UK Online Retail Reaches $7.8 Billion In July

    August 20, 2010

Online retail spending in the UK reached $7.8 billion (5 billion) in July the most of any month this year according to IMRG Capegemini e-Retail Sales Index.

Brits spent an average of $126 per person online, marking a turning point since the lows of the last two years.

The Index has grown by 18% compared to last July, in the biggest annual jump for the month of July since before the recession in 2007. As retailer promotions drew shoppers online, an impressive growth rate of 14% was recorded compared to June.


"Although online retail sales survived the recession more convincingly than high street sales, the last two years or so have no doubt been shaky at times," said Chris Webster, Vice President, Head of Retail Consulting and Technology, Capegemini.

"It is really encouraging to see growth levels returning to those seen pre-2007 and before consumer confidence was knocked by the financial crisis and recession. The stand-out result this month came from the travel sector, which was boosted by shoppers taking advantage of last minute deals to escape the disappointing summer."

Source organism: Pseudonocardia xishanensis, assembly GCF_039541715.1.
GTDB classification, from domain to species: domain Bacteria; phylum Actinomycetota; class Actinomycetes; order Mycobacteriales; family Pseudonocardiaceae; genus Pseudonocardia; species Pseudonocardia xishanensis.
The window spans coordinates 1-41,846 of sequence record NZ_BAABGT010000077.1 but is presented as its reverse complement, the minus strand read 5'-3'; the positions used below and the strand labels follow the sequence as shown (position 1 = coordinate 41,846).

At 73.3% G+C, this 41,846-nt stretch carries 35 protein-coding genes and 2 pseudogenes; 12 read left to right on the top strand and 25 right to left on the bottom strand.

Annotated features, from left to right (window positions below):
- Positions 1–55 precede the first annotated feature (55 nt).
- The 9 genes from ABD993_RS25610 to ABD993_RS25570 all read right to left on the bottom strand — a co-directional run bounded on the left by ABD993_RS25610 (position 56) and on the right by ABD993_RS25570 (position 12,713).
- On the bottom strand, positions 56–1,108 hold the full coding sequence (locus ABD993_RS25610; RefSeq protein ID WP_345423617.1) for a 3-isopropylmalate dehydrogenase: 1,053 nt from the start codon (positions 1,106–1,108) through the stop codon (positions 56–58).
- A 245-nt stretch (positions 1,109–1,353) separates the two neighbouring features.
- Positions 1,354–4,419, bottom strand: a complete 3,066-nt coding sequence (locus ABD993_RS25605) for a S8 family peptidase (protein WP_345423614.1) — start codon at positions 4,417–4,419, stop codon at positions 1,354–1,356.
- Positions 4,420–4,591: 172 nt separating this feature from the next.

The performance of retailers with a brick-and-mortar and am online presence continues to outperform that of online only retailers. Multichannel retailers experienced growth of 18 percent compared to last month, while online only retailers showed month on month growth of 8 percent. Multichannel retailers are also managing to convert more browsers into actual sales, with an average conversion rate of 4.49%, compared 4.35% for online only retailers.

"With over half of the UK population online at least once a day it is no surprise that online sales continue to grow impressively year on year," David Smith, Managing Director of IMRG.

"The evidence mounts that high street retailers will need to invest more in their online business and put it at the heart of their retail strategy. Online retailers, on the other hand, will need to continue to innovate as they strive to close the growth gap."